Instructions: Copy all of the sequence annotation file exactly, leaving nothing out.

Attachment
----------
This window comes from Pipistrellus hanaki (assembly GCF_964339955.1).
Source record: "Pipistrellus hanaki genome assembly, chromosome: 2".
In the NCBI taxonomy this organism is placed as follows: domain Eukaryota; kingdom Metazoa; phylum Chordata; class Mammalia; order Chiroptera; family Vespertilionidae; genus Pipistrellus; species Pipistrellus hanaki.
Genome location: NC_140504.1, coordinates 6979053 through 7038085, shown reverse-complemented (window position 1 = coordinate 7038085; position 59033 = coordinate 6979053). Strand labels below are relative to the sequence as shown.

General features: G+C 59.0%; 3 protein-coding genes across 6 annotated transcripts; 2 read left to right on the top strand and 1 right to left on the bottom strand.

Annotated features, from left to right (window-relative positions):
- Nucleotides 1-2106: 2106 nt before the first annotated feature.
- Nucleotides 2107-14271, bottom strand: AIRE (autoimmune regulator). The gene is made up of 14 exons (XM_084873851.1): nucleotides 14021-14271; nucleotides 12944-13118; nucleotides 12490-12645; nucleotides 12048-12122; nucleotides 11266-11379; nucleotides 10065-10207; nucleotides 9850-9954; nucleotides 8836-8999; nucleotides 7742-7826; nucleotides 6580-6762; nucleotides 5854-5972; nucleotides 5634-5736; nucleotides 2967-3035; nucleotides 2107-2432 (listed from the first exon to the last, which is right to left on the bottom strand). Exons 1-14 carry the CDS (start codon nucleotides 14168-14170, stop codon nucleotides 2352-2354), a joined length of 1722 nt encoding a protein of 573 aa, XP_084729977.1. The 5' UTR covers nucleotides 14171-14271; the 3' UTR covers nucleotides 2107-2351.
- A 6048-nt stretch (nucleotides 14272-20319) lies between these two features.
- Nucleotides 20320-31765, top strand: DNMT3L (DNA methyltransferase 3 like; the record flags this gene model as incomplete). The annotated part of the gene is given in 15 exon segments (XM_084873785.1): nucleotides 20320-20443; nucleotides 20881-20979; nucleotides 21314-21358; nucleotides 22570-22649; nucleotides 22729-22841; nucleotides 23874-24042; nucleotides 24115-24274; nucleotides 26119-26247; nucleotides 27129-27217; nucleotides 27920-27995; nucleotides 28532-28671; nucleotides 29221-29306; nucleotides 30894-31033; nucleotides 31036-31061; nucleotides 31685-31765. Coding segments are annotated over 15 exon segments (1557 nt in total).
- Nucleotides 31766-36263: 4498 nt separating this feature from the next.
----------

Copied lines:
This window comes from Pipistrellus hanaki (assembly GCF_964339955.1).
Source record: "Pipistrellus hanaki genome assembly, chromosome: 2".
In the NCBI taxonomy this organism is placed as follows: domain Eukaryota; kingdom Metazoa; phylum Chordata; class Mammalia; order Chiroptera; family Vespertilionidae; genus Pipistrellus; species Pipistrellus hanaki.
Genome location: NC_140504.1, coordinates 6979053 through 7038085, shown reverse-complemented (window position 1 = coordinate 7038085; position 59033 = coordinate 6979053). Strand labels below are relative to the sequence as shown.

General features: G+C 59.0%; 3 protein-coding genes across 6 annotated transcripts; 2 read left to right on the top strand and 1 right to left on the bottom strand.

Annotated features, from left to right (window-relative positions):
- Nucleotides 1-2106: 2106 nt before the first annotated feature.
- Nucleotides 2107-14271, bottom strand: AIRE (autoimmune regulator). The gene is made up of 14 exons (XM_084873851.1): nucleotides 14021-14271; nucleotides 12944-13118; nucleotides 12490-12645; nucleotides 12048-12122; nucleotides 11266-11379; nucleotides 10065-10207; nucleotides 9850-9954; nucleotides 8836-8999; nucleotides 7742-7826; nucleotides 6580-6762; nucleotides 5854-5972; nucleotides 5634-5736; nucleotides 2967-3035; nucleotides 2107-2432 (listed from the first exon to the last, which is right to left on the bottom strand). Exons 1-14 carry the CDS (start codon nucleotides 14168-14170, stop codon nucleotides 2352-2354), a joined length of 1722 nt encoding a protein of 573 aa, XP_084729977.1. The 5' UTR covers nucleotides 14171-14271; the 3' UTR covers nucleotides 2107-2351.
- A 6048-nt stretch (nucleotides 14272-20319) lies between these two features.
- Nucleotides 20320-31765, top strand: DNMT3L (DNA methyltransferase 3 like; the record flags this gene model as incomplete). The annotated part of the gene is given in 15 exon segments (XM_084873785.1): nucleotides 20320-20443; nucleotides 20881-20979; nucleotides 21314-21358; nucleotides 22570-22649; nucleotides 22729-22841; nucleotides 23874-24042; nucleotides 24115-24274; nucleotides 26119-26247; nucleotides 27129-27217; nucleotides 27920-27995; nucleotides 28532-28671; nucleotides 29221-29306; nucleotides 30894-31033; nucleotides 31036-31061; nucleotides 31685-31765. Coding segments are annotated over 15 exon segments (1557 nt in total).
- Nucleotides 31766-36263: 4498 nt separating this feature from the next.